Stroll through designed landscapes completed by the Appleton family in the early 1900s and visit the four pinnacles that formerly adorned Harvard’s Gore Hall Library. Meet at Highland Street parking area. Please pre-register. Members: FREE. Nonmembers: $5.

THE CRANE ESTATE, IPSWICH 978.921.1944

Enjoy a morning stroll along the marsh where shipbuilding ruins and historic cranberry bogs reveal bygone times. Meet at the Inn at Castle Hill Gate. Members: Adult $8. Nonmembers: Adult $10. Online registration at www.craneestate.org.

S AV E T H E DAT E S !

Saturday, September 16 | 11AM -3PM ( RAIN

DATE : SUNDAY, SEPTEMBER 17 )

Family Picnic Day at Long Hill Sunday, September 24 | 10AM -3PM ( RAIN

OR SHINE )

6th Annual Family Farm Day at Appleton Farms

AGE 6

July 10-14 | 9AM -12PM or 1-4PM

Outdoor Story Hour

AGE 7

July 31-August 4 | 9AM-12PM or 1-4PM

Barnyard stories come to life when your child gets to meet the main characters. Members: FREE. Nonmembers: $3.

Ipswich Birds over the Centuries

Calling all future scientists. Your help is needed to explore the history and habitats of World’s End, a great summer adventure. Pre-registration began April 6, please call for availability. Members: $120. Nonmembers: $150.

Lend a hand around the farm.Young farmers will get the chance to get their hands dirty while making new connections with friends, animals, and this magical place. Pre-registration began April 6, please call for availability. Members: $120. Nonmembers: $150.

Wednesdays, June-August | 10-11AM WEIR RIVER FARM, HINGHAM 781.740.7233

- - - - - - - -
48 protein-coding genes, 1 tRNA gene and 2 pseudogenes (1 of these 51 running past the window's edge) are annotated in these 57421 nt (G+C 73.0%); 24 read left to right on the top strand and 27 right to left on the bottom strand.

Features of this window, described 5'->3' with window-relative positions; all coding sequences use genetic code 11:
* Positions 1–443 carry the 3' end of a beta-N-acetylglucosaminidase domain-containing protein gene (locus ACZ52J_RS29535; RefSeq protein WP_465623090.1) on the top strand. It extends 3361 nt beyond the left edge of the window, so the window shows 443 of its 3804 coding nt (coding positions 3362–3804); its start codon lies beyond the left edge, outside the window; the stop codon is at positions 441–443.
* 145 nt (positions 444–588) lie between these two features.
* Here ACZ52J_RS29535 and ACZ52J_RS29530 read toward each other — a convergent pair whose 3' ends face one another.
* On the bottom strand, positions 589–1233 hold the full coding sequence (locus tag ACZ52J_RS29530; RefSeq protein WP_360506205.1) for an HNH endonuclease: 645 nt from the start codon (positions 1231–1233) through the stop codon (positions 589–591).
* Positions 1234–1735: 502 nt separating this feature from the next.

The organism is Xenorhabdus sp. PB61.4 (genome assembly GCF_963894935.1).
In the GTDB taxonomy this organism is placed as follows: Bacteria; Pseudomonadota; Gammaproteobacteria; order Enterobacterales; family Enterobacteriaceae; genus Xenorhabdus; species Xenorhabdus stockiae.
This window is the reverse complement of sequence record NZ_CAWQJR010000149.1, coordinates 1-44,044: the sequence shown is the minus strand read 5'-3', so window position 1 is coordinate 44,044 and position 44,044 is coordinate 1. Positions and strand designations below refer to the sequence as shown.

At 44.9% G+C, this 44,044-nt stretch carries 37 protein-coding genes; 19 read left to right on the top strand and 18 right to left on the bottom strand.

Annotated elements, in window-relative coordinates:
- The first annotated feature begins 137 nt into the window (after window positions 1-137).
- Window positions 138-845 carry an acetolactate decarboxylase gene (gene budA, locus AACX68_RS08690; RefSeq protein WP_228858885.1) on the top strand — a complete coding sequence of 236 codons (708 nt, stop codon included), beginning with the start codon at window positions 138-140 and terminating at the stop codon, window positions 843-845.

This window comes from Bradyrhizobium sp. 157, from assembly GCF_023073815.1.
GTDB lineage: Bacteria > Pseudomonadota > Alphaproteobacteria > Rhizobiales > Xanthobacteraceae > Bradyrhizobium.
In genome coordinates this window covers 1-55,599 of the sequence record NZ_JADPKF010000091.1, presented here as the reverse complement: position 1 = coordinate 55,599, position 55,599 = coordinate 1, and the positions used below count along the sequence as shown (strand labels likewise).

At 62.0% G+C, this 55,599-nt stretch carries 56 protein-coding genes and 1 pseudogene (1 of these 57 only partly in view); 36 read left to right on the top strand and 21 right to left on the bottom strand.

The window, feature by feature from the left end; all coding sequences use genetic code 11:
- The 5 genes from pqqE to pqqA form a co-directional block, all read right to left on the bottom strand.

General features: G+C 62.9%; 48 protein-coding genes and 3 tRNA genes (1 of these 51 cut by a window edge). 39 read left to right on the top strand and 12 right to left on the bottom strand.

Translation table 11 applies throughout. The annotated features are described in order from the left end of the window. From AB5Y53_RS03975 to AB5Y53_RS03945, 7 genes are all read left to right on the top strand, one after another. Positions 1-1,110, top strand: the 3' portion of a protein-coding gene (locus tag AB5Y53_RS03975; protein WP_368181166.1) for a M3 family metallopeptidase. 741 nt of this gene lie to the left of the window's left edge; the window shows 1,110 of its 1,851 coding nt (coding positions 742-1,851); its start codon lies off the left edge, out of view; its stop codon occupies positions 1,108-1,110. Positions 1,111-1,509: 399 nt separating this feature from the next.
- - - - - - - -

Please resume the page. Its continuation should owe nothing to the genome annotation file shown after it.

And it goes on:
Wednesday, August 16 | 7:30PM

WORLD’S END, HINGHAM 781.740.4796

WEIR RIVER FARM, HINGHAM 781.740.4796

June 26-30 | 9AM -12PM or 1-4PM

Make-a-Trough Workshop For a new garden accent – try a trough. After a demonstration, create a lightweight, weatherproof, stone trough great for perennials, dwarf shrubs, and alpines. Registrants will be sent a list of common household items to bring. Fills quickly so register soon. Members: $25. Nonmembers: $35.

Young Ecologists Summer Program

Farm Hands Summer Program

AGE 5

Tuesday, August 15 | 3:30-5:30PM LONG HILL, BEVERLY 978.921.1944

SUMMER SESSIONS FOR KIDS SUMMER SESSIONS FOR KIDS

Saturday, June 10 | 9-11AM

Biodiversity Day

AGE 8-10

AGE 5

August 14-18 | 9AM-12PM

AGE 6

August 21-25 | 9AM-12PM

AGE 7

July 17-21 | 9AM-12PM

AGE 8

July 24-28 | 9AM-12PM

August 7-11 | 9AM -12PM or 1-4PM

v

SOUTHEASTERN MASSACHUSETTS BIORESERVE, FALL RIVER 508.679.2115

Protect biodiversity at the Bioreserve by helping us create a species list of flora and fauna as part of the state’s Biodiversity Days. Please pre-register. FREE.

THE GREAT HOUSE AT THE CRANE ESTATE, IPSWICH 978.921.1944

Renowned birder Jim Berry will offer an historical perspective on changing bird populations in a lecture featuring a number of Trustees’ properties. Members (and Ipswich Historical Society Members): FREE. Nonmembers: $5. Saturday, August 19 | 8AM - 4PM (Rain date: August 20)

Sandblast! at Crane Beach

v

CRANE BEACH AT THE CRANE ESTATE, IPSWICH 978.921.1944

Join us for sun and fun at the annual Crane Beach Sand Sculpture Competition.This year’s theme is The Big Dig. Spectators welcome with regular beach admission. Advance Registration Fee (includes parking for one car): Member Team: $18. Nonmember Team: $29. Day of Registration Fee: $7/team + regular beach parking fees. Advance registration strongly recommended. Online registration preferred at www.craneestate.org. DATES ABOVE WITH * ARE DURING GREENHEAD FLY SEASON .